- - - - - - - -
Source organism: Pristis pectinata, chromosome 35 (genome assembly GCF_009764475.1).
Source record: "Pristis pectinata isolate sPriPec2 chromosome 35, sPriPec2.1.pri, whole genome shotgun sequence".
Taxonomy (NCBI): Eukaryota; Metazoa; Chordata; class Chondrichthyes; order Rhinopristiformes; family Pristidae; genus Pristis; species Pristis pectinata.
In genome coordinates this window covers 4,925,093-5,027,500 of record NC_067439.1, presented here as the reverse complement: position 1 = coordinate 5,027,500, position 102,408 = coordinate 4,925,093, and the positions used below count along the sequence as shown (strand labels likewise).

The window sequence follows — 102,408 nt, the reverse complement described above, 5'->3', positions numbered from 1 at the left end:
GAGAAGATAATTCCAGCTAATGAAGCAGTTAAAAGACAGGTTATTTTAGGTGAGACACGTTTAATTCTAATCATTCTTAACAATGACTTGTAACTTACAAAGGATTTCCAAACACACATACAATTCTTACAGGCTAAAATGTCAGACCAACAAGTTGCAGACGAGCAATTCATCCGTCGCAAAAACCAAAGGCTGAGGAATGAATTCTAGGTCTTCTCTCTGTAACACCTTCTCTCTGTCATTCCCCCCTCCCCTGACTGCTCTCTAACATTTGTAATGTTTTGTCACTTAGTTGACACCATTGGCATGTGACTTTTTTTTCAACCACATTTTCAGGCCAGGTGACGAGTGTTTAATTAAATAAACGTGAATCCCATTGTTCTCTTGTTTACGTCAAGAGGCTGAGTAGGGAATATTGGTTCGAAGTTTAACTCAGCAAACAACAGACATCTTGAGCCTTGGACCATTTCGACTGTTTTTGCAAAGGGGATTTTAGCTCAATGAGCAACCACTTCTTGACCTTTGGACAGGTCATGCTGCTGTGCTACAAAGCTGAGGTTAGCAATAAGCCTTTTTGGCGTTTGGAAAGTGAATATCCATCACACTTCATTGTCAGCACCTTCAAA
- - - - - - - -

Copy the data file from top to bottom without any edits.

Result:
Source organism: Pristis pectinata, chromosome 35 (genome assembly GCF_009764475.1).
Source record: "Pristis pectinata isolate sPriPec2 chromosome 35, sPriPec2.1.pri, whole genome shotgun sequence".
Taxonomy (NCBI): Eukaryota; Metazoa; Chordata; class Chondrichthyes; order Rhinopristiformes; family Pristidae; genus Pristis; species Pristis pectinata.
In genome coordinates this window covers 4,925,093-5,027,500 of record NC_067439.1, presented here as the reverse complement: position 1 = coordinate 5,027,500, position 102,408 = coordinate 4,925,093, and the positions used below count along the sequence as shown (strand labels likewise).

The window sequence follows — 102,408 nt, the reverse complement described above, 5'->3', positions numbered from 1 at the left end:
GAGAAGATAATTCCAGCTAATGAAGCAGTTAAAAGACAGGTTATTTTAGGTGAGACACGTTTAATTCTAATCATTCTTAACAATGACTTGTAACTTACAAAGGATTTCCAAACACACATACAATTCTTACAGGCTAAAATGTCAGACCAACAAGTTGCAGACGAGCAATTCATCCGTCGCAAAAACCAAAGGCTGAGGAATGAATTCTAGGTCTTCTCTCTGTAACACCTTCTCTCTGTCATTCCCCCCTCCCCTGACTGCTCTCTAACATTTGTAATGTTTTGTCACTTAGTTGACACCATTGGCATGTGACTTTTTTTTCAACCACATTTTCAGGCCAGGTGACGAGTGTTTAATTAAATAAACGTGAATCCCATTGTTCTCTTGTTTACGTCAAGAGGCTGAGTAGGGAATATTGGTTCGAAGTTTAACTCAGCAAACAACAGACATCTTGAGCCTTGGACCATTTCGACTGTTTTTGCAAAGGGGATTTTAGCTCAATGAGCAACCACTTCTTGACCTTTGGACAGGTCATGCTGCTGTGCTACAAAGCTGAGGTTAGCAATAAGCCTTTTTGGCGTTTGGAAAGTGAATATCCATCACACTTCATTGTCAGCACCTTCAAA